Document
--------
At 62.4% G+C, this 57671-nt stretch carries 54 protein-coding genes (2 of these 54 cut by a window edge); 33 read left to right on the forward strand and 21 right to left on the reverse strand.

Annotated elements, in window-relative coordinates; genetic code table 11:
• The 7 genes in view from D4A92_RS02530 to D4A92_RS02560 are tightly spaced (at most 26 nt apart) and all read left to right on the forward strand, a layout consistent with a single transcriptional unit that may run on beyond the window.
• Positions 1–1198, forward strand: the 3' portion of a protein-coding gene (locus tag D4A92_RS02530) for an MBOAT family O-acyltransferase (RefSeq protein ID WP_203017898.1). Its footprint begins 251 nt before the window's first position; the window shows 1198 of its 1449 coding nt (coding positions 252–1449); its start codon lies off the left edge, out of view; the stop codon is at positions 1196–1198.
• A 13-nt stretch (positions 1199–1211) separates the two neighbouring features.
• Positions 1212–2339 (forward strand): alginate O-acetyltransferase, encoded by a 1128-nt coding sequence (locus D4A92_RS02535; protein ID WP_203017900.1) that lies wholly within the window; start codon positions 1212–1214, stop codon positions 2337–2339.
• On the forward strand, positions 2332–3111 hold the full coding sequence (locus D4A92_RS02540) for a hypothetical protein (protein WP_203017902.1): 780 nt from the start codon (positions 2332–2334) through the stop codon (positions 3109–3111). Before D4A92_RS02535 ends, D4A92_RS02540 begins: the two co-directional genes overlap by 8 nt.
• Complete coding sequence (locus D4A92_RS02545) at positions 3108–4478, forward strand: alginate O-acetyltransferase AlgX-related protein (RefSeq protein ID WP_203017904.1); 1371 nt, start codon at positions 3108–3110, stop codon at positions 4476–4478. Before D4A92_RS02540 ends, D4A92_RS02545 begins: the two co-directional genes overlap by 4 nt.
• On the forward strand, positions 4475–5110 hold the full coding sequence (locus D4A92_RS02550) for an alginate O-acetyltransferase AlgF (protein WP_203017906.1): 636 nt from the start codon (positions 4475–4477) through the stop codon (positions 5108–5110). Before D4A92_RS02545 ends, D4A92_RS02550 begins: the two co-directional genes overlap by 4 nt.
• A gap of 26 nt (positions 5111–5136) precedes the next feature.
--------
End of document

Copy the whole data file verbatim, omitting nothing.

At 62.4% G+C, this 57671-nt stretch carries 54 protein-coding genes (2 of these 54 cut by a window edge); 33 read left to right on the forward strand and 21 right to left on the reverse strand.

Annotated elements, in window-relative coordinates; genetic code table 11:
• The 7 genes in view from D4A92_RS02530 to D4A92_RS02560 are tightly spaced (at most 26 nt apart) and all read left to right on the forward strand, a layout consistent with a single transcriptional unit that may run on beyond the window.
• Positions 1–1198, forward strand: the 3' portion of a protein-coding gene (locus tag D4A92_RS02530) for an MBOAT family O-acyltransferase (RefSeq protein ID WP_203017898.1). Its footprint begins 251 nt before the window's first position; the window shows 1198 of its 1449 coding nt (coding positions 252–1449); its start codon lies off the left edge, out of view; the stop codon is at positions 1196–1198.
• A 13-nt stretch (positions 1199–1211) separates the two neighbouring features.
• Positions 1212–2339 (forward strand): alginate O-acetyltransferase, encoded by a 1128-nt coding sequence (locus D4A92_RS02535; protein ID WP_203017900.1) that lies wholly within the window; start codon positions 1212–1214, stop codon positions 2337–2339.
• On the forward strand, positions 2332–3111 hold the full coding sequence (locus D4A92_RS02540) for a hypothetical protein (protein WP_203017902.1): 780 nt from the start codon (positions 2332–2334) through the stop codon (positions 3109–3111). Before D4A92_RS02535 ends, D4A92_RS02540 begins: the two co-directional genes overlap by 8 nt.
• Complete coding sequence (locus D4A92_RS02545) at positions 3108–4478, forward strand: alginate O-acetyltransferase AlgX-related protein (RefSeq protein ID WP_203017904.1); 1371 nt, start codon at positions 3108–3110, stop codon at positions 4476–4478. Before D4A92_RS02540 ends, D4A92_RS02545 begins: the two co-directional genes overlap by 4 nt.
• On the forward strand, positions 4475–5110 hold the full coding sequence (locus D4A92_RS02550) for an alginate O-acetyltransferase AlgF (protein WP_203017906.1): 636 nt from the start codon (positions 4475–4477) through the stop codon (positions 5108–5110). Before D4A92_RS02545 ends, D4A92_RS02550 begins: the two co-directional genes overlap by 4 nt.
• A gap of 26 nt (positions 5111–5136) precedes the next feature.